One critical factor pushing Iran away from a decision to weaponize is the very national pride and regional ambition that analysts in the West often times believe is preventing Iran from renouncing enrichment altogether.

Both Monarchial and Islamic Iran believe that the country’s resources, size and potential destine it to enjoy a position of preeminence in the region. Indeed, as long as the Middle East is kept nuclear free, Iran will enjoy a conventional superiority vis-à-vis its neighbors. However, if Iran weaponizes, it will risk sparking a nuclear arms race that may lead to small states such as Bahrain and Kuwait to opt for a nuclear capability as well. In such a Middle East, Iran would lose its conventional superiority and find itself at strategic parity with states less than one twentieth its size. The Iranian government is well aware of the negative repercussions a weaponization decision would have for Iran’s prestige and ability to maintain a position of primacy in the region.

Most students of Iran’s nuclear program point out that the major factor that could override Iran's natural hesitation about weaponization is the emergence of a major national security threat from a nation against which Iran lacks a credible deterrence, such as the United States. The absence of such a threat may enable Iran's regional ambitions and strategic outlook to continue to create natural disincentives for weaponization.

It is noteworthy that the two major factors motivating Iran from renouncing enrichment –national pride and an unwillingness to give away the nuclear option without getting some tangible security benefits in return – can both be satisfied without Iran actually manufacturing weapons.

Iran appears to believe that there is an advantage in continuing to try to convince the United States and other major powers that it will remain a non-nuclear power, provided there is no acute military threat to its security. That belief could coexist, in theory, with a covert nuclear weapons program. But it would still suggest that Iran is interested in not appearing unnecessarily aggressive to the rest of the world. The motivations for avoiding an overt weapons program may include the hope of being able to coexist with the United States and maintaining support among Islamic states which identify with Iran’s right to its own nuclear fuel cycle but would not approve of nuclear weapons.

The circumstances surrounding Iran’s nuclear options thus put the United States in a very strong position to influence Iran’s choice. However, the direction of that influence may either reduce or increase Iran’s incentive to weaponize depending on the combination of threats and positive incentives the policy offers.

In particular, the United States is acutely aware of the effect its military dominance has on Iran’s nuclear policy. If its policy of implicit threat to attack Iran merely on the suspicion that it has a future intention to acquire nuclear weapons persists, it could become a self-fulfilling prophecy, pushing Iran past option two toward option three or four.

If, on the other hand, the United States confines the threat of force against Iran to the contingency of a genuine military aggression by Iran, and offers to respect Iran’s legitimate security and status interests, it could reduce the potential demand in Tehran for nuclear weapons. Such a policy would entail offering assurances of non-aggressive intent toward Iran as well as assisting Iran's integration into a new Persian Gulf security architecture – provided that Iran agrees to the most stringent safeguards against nuclear weapons production that can be devised.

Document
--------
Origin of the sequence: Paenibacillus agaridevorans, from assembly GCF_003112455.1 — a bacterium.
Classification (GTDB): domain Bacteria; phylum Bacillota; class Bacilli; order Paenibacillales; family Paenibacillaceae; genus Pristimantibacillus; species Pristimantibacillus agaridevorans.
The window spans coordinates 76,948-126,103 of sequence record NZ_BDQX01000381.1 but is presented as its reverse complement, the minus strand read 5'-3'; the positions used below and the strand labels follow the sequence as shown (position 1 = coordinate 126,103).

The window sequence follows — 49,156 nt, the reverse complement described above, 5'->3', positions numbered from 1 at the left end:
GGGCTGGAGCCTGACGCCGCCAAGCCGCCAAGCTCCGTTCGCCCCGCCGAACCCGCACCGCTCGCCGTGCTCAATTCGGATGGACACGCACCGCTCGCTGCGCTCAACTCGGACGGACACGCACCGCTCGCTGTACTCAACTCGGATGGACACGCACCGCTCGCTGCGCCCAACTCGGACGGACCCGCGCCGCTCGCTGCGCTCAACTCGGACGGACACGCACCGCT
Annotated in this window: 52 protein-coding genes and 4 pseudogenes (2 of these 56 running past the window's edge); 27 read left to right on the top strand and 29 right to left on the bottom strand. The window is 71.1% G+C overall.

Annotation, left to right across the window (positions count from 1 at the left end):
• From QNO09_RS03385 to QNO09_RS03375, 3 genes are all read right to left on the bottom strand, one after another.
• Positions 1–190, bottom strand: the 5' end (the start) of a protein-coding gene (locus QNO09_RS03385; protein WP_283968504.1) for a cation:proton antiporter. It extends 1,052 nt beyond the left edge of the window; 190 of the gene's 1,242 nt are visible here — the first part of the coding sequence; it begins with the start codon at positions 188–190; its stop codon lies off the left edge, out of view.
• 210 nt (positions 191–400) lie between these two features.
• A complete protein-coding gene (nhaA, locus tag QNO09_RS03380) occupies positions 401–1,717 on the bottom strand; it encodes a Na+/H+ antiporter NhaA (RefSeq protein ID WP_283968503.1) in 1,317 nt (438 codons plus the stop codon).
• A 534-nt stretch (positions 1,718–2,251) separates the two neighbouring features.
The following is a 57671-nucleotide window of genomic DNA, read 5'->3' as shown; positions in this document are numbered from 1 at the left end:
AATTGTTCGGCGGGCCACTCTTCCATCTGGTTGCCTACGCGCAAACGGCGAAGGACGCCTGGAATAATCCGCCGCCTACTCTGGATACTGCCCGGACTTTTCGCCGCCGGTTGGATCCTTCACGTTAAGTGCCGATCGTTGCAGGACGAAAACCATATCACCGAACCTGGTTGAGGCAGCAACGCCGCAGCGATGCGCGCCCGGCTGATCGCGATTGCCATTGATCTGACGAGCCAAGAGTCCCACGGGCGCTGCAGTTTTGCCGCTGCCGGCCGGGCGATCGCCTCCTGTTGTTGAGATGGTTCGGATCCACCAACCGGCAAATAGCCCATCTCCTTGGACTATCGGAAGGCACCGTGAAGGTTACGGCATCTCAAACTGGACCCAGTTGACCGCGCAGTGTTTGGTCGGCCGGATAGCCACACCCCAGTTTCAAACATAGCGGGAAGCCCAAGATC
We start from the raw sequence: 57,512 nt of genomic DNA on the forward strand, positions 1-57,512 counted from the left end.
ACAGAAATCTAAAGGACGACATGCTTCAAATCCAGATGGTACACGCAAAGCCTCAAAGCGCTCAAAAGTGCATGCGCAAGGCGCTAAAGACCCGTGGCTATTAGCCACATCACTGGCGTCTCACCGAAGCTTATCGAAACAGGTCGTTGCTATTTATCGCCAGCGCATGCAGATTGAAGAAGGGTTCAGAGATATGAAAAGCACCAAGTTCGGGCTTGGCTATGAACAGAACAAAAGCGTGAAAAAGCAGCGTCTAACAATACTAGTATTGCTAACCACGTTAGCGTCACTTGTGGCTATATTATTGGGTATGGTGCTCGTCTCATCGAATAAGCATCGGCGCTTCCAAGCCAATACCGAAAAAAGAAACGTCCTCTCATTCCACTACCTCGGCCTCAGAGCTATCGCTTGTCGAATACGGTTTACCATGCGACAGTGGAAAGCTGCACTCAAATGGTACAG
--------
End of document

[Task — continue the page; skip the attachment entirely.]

The offer of positive incentives in the form of security guarantees and a new regional status for Iran are likely to have a significant impact on the choice Iran ultimately makes among its nuclear options precisely because it negates Iran’s demand for a nuclear deterrence. While the current P5+1 proposal offers economic incentives, it fails to address Iran’s threat perceptions and sense of insecurity.

The prospect of losing potential economic opportunities with European states and of having new financial and travel restrictions placed on the Islamic Republic is unlikely to win Iranian concessions on enrichment in the short-term. It is even less likely to prompt Iran to relinquish the weaponization option. Tehran has already signaled that it is readying itself for economic sanctions and that it will enlarge its enrichment program.

It is by reinforcing the factors that already cause Iranian leaders to hesitate about weaponization – among other things, its negative strategic implications for Iran – that the United States has best chance of persuading them to forego that option and to prevent the spread of nuclear weapons in the Middle East.


[1] The National Iranian American Council is a Washington, DC-based non-partisan, non-profit educational 501 c(3) organization promoting Iranian-American participation in American civic and political life. This document is a product of NIAC’s US-Iran Media Resource Project, funded by Connect US and the Ploughshares Fund. For more information, please visit www.niacouncil.org, email at info@niacouncil.org or send a fax to 202-719-8071.

[2] Trita Parsi is the author of Treacherous Triangle - The Secret Dealings of Israel, Iran and the United States (Yale University Press, 2007.) Gareth Porter is an historian and national security policy analyst. His latest book, Perils of Dominance: Imbalance of Power and the Road to War in Vietnam, was published in June 2005 by University of California Press.

[3] Interview by telephone, June 13, 2006.

[4] Transcript of Online Newshour, March 18, 2004, www.pbs.org/newshour/bb/international/jan-june04/elbaradei_3-18.html.

[5] Paul Kerr, “Behind Iran’s Diplomatic Behavior,” Arms Control Today, June 2006.